I’ll keep this brief because I’m trying to keep the blood off my keyboard…
There’s an unwritten rule of the road in Asia: give way to anything bigger than you. It’s the compliment to the principal maxim ‘why go around it if you can go over it’? Lane markings are purely decorative. Trucks break for nobody. And I think I could count on one hand the number of times I’ve seen a turn signal put to use.
So as a motorcyclist you quickly learn to stay well away from anything with more than two wheels. That usually means riding on the shoulder of the road (which is actually the convention for motorcycles).
This isn’t a dig at the state of driver education in Thailand (that post is here). No one else was involved in my little accident (thankfully). I just mention it because that’s where I was where this little episode went down.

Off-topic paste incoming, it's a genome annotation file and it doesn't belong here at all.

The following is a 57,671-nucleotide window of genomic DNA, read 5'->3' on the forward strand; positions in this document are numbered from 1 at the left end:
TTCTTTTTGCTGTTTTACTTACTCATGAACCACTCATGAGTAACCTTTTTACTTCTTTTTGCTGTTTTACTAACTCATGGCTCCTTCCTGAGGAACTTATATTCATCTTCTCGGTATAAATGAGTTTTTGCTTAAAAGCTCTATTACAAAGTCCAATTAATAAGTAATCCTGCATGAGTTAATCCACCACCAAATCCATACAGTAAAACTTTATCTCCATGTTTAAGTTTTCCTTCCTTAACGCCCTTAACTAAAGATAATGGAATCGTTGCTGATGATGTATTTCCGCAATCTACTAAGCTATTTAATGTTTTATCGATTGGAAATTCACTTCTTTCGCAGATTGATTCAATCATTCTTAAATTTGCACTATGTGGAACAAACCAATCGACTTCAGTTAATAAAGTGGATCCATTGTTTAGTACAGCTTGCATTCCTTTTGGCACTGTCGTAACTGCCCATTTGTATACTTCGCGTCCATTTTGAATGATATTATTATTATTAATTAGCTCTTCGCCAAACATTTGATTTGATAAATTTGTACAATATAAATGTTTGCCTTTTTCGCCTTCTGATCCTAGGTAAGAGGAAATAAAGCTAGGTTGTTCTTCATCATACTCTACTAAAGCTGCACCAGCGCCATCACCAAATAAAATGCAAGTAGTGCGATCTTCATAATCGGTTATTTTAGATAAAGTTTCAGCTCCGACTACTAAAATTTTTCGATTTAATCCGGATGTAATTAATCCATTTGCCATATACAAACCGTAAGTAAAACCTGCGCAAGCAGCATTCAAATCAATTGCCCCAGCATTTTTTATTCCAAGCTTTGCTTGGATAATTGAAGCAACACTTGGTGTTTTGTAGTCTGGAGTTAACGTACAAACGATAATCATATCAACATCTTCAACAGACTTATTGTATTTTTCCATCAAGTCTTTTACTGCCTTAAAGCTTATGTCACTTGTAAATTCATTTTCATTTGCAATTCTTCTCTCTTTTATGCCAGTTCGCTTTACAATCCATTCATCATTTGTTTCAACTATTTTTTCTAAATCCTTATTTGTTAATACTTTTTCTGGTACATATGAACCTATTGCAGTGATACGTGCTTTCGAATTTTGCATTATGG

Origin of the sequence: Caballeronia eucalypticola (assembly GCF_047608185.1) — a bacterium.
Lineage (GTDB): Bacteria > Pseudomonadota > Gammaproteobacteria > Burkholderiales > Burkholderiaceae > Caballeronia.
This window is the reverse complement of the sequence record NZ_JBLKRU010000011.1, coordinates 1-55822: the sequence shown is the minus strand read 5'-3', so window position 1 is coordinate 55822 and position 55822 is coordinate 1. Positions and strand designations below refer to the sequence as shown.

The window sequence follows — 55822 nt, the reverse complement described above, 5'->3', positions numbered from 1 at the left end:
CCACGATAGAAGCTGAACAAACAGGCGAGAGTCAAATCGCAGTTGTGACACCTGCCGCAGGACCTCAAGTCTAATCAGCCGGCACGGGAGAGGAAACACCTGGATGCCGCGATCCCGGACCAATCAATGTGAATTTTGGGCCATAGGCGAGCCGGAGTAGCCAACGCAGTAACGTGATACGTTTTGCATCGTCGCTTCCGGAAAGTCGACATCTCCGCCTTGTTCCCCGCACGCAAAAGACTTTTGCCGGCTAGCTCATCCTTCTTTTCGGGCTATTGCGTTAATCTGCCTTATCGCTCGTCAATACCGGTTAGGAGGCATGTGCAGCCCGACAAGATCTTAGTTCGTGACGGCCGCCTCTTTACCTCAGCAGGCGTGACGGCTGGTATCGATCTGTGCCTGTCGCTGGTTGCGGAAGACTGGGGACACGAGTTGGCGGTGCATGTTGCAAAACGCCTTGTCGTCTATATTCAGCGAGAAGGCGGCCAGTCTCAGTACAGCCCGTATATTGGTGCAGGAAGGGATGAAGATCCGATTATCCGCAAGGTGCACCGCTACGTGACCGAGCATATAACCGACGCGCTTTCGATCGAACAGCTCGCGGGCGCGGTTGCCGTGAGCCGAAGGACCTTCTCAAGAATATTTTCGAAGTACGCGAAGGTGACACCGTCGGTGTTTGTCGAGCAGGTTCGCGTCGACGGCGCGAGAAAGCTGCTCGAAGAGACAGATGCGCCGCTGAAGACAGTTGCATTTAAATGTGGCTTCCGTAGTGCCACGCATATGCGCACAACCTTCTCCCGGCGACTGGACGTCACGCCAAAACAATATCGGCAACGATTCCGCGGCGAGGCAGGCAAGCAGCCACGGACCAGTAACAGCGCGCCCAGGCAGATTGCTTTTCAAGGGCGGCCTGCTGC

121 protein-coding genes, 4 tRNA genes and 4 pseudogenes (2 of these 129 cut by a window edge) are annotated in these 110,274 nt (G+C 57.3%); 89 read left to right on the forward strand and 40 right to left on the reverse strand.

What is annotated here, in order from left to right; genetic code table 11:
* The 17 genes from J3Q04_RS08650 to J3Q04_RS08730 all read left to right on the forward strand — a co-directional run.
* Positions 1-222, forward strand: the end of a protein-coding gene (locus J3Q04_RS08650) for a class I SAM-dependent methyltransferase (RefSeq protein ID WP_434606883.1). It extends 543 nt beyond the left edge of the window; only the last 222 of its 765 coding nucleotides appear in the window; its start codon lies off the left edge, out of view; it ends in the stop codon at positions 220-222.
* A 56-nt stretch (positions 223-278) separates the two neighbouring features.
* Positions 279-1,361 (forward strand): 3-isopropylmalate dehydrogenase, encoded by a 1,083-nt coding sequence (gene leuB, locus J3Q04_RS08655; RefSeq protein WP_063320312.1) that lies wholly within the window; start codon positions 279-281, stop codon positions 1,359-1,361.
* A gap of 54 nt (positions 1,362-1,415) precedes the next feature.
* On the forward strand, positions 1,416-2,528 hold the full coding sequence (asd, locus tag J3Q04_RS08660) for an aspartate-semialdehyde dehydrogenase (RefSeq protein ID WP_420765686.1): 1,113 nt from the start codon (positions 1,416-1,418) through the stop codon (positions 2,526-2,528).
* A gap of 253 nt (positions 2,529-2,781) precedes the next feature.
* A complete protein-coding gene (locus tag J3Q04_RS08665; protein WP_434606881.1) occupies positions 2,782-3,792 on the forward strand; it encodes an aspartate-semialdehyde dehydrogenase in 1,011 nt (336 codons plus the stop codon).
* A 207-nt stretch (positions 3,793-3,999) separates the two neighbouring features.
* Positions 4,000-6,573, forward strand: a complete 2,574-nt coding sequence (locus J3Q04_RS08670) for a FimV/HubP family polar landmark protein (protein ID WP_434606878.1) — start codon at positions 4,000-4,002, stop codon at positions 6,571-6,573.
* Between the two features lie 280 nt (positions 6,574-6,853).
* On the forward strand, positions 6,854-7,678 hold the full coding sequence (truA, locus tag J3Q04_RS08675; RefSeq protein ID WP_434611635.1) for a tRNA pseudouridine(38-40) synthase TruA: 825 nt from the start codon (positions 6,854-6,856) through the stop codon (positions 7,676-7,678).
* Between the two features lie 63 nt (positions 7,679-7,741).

I’ve been bilking for some time now (like about a year), but most of that experience has been on the same, familiar roads in the immediate vicinity of my home. I figure if I’m going to ride across Asia I’d better start to venture a little further afield and get some experience navigating in less familiar territory.
Well, lucky I did. Because I’m learning already—the hard way (which is also the only way). And I’ve packaged my learning up into a neat little formula for The Journal of Rookie Motorcycling Mistakes:
shoulder + bend + lean + gravel = pain